The Buck Stops Here
... just not enough of them
By Chip Drago
Mobile Bay Times
Like a rising hydra-headed mushroom cloud, the fallout from the financial crisis that detonated at City Hall earlier this month grows and grows.
The stakes get higher and higher and the gulf gets wider and wider. Politically, civically, commercially.
It is political poker with high drama and a potential outcome touching many lives. Excitement in the wind, tragedy in the traces.
Tuesday's sessions ended with the parties farther apart than ever and nothing tangible, just hope or fear, to suggest a coming together.
The $18.5 deficit in a $208 million budget requires a minimum and near immediate $5 million Band-Aid in additional revenues or reduced expenditures in the current fiscal year. Next year's deficit promises to be far more daunting.
For three weeks, or possibly since last summer for some, city leaders have danced away from or around the problem, assaying it from all directions with no shared rhythm until one came upon Mayor Sam Jones, Council President Reggie Copeland, three other council members and a chorus line of city employees all arm-in-arm for a show-stopping, eye-high leg kick in favor of a proposed one percent sales tax increase.
But it didn't stop the show. It fell just short, one vote, one measly vote short, a vote that City Hall masters felt sure of after conferring at Copeland's house on a Sunday afternoon a few weeks ago.
When the music stopped, only Councilwoman Gina Gregory was left standing without a chair, the dying notes of the Penny Whistle Waltz in her ears. Instead of siding with the pro-tax solution crowd, Gregory has stood closer to deep-seated tax foe colleagues Connie Hudson and John Williams. Whether principle or pressure nudged her this way or that is really academic. A three-braided rope, they constitute a rare Council display of minority gumption, daring to cross the mayor, the establishment and a simple council majority. In all of Mobile's quarter century mayor-council history, the count of similar occurrences requires just two hands, no feet.
Because of the super-majority or five-vote requirement regulating council actions, the three together hold much influence. If one bolts, the other two are Gulag-bound.
Standing together, the Tax-a-Phobe Three could force a compromise that may involve any number of cost-saving or revenue-producing alternatives to a full one percent sales tax hike. If not, major layoffs result.
While Gregory, Hudson and Williams face pressure from constituents and business interests to stand strong against the sales tax hike, Jones wants to avoid the backlash from his political base if massive layoffs occur on his watch. If he can red rover Gregory on over to his side through the pressure of innumerable civic leaders with ties to various worthy city performance contracts -- Chamber of Commerce, Convention and Visitors Bureau, Exploreum, Penelope House, Boys and Girls Club etc. etc. -- and the ire of city employees and their spouses who support a solution that doesn't imperil their jobs, their pay or their benefits, well, mayors don't do that sort of thing just to get their way, do they? But that's politics, just as using legislative rules such as a super-majority to advance competing objectives is politics. Power and pressure to position policy.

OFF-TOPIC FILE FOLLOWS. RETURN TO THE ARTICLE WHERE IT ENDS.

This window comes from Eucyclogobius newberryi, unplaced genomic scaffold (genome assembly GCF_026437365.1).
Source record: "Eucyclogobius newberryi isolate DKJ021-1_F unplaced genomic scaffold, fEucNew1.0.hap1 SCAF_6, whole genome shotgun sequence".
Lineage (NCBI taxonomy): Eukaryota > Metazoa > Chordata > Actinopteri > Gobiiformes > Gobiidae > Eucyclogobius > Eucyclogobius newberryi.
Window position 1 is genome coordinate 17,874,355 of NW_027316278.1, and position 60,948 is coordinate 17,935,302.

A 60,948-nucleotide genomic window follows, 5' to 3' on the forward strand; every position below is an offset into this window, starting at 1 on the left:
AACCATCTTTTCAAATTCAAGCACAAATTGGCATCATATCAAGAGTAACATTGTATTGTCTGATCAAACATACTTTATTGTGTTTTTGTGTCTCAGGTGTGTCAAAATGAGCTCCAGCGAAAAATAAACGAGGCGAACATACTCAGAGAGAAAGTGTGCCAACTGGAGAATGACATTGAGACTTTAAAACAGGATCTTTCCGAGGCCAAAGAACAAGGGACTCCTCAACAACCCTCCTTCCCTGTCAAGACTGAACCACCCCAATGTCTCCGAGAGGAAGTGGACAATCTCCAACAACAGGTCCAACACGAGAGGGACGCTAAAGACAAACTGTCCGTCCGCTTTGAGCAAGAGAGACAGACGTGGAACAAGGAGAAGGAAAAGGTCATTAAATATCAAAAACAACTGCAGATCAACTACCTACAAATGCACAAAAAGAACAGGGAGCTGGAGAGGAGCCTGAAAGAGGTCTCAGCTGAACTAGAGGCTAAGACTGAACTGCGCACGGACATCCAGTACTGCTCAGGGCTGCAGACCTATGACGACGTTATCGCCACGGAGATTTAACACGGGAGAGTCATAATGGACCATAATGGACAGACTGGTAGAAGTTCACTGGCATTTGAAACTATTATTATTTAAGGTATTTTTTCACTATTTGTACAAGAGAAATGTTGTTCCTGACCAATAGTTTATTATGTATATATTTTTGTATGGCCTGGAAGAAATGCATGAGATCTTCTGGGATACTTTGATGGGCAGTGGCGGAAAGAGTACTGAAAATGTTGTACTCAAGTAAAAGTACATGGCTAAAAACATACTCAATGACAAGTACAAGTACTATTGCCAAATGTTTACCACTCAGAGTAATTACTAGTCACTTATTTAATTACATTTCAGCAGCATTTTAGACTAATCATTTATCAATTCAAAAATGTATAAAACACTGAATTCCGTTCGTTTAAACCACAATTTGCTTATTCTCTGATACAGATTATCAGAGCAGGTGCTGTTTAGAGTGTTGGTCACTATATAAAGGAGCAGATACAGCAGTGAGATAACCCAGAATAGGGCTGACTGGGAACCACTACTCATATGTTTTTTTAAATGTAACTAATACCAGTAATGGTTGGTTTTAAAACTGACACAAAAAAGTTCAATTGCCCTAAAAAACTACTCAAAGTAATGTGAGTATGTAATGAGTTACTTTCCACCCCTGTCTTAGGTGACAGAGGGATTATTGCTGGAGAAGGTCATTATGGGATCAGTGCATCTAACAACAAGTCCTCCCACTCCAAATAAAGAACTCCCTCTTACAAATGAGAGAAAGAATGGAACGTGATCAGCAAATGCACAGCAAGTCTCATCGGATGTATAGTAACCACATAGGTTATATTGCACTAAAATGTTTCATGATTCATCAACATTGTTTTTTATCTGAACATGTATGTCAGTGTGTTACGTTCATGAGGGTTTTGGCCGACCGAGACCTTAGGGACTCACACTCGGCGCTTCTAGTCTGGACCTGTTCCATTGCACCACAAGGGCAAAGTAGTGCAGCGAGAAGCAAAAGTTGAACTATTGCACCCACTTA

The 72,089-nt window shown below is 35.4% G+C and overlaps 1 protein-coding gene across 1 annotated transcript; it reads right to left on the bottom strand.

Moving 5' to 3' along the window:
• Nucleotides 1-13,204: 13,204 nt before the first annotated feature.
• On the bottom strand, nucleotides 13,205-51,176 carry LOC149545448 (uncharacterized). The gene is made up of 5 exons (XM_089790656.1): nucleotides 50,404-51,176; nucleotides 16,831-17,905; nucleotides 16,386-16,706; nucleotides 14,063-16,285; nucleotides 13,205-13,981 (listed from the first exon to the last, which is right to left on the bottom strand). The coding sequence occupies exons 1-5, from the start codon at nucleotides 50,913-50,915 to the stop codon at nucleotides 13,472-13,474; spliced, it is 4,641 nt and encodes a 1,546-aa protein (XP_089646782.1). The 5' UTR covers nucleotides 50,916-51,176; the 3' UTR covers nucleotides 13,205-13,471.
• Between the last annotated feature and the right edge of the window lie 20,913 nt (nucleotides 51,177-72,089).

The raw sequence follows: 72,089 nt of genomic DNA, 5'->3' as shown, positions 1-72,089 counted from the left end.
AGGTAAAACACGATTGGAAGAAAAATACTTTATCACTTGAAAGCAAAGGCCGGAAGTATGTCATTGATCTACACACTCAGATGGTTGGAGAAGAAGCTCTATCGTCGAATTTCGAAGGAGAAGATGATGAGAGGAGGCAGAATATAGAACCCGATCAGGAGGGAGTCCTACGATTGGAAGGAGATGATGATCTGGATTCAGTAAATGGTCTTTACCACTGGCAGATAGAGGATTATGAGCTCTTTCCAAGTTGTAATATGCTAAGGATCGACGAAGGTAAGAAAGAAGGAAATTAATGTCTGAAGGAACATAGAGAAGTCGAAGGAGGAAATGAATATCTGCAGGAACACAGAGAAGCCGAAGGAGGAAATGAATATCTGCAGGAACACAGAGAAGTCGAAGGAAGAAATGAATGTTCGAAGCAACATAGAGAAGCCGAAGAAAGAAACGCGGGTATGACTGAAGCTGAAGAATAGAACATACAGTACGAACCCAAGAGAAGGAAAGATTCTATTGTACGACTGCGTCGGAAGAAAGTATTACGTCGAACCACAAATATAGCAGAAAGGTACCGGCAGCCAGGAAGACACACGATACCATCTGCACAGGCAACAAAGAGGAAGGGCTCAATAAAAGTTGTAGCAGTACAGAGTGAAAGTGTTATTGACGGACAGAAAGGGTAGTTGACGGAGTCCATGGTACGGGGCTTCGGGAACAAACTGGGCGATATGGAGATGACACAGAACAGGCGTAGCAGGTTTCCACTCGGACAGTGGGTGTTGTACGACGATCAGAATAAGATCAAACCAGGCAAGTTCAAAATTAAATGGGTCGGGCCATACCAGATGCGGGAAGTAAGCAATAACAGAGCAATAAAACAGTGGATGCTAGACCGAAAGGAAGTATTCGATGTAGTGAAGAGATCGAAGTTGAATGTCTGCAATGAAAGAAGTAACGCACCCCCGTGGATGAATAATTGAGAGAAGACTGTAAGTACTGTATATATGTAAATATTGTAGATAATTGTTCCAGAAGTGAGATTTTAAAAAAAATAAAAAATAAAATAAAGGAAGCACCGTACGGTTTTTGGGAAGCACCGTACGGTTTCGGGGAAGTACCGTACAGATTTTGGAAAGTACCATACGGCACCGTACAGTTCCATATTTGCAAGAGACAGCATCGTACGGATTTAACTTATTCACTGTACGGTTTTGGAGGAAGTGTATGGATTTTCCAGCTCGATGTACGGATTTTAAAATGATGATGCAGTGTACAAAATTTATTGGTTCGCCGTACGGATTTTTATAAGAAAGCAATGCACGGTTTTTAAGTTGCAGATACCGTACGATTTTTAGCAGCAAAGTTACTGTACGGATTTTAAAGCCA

And that is the game of political chicken where things now stand. Unless something or somebody gives, City Hall energies shift from managing and directing spending efficiently to managing and directing blame effectively.
Just as Jones now sees the one percent sales tax boost as the city's only "viable" path to fiscal salvation, he has regarded butcher-boy layoffs as anathema. Can the Jones administration live politically with 300 or more layoffs of the city's approximate 2,500-work force on his watch? If he has to, he has to, but the wound could be salved if the blame settled on someone else, presumably Gregory and/or Hudson and Williams. So Gregory and the others to a lesser extent face that pressure, that she/they will become the political villain(s) for city employees and funding beneficiaries and the butt of the barbs of the mayor/Mobilian of the Year, chapeau depending upon audience.
By keeping all options open, including the one percent sales tax increase, Gregory hasn't done everything she might to deflect the pressure. If it were anyone other than Gregory, a political cynic would conclude that she hasn't yet gotten full value for her vote. In her case though, the almost certain truth is a desire to appear/remain a reasonable, conscientious and open-minded representative.
On the other hand, did Jones run for mayor to get a daily dose of grief from aunties and uncles, friends, neighbors, allies, brothers and sisters, mothers and fathers of former city employees who got laid off because the big shots at City Hall can't balance a checkbook?
Fair? Probably not. But as the old pol said, "Fair? If you're looking for fair, you've come to the wrong place, sonny. It's on the out-skirts of town. Look for the Ferris wheel."
When there are seven levels and 23 legitimate and less than legitimate positions on each, you've got a real political Rubik's cube.
It is as simple and as complicated as this: the heart-felt, "It's just a penny weighed against the risk of losing the heart and soul of your city" versus the equally sincere, "It's a $28 million annual tax increase during the worst economic downturn in 75 years."
Both sides can be right, but both sides can't win.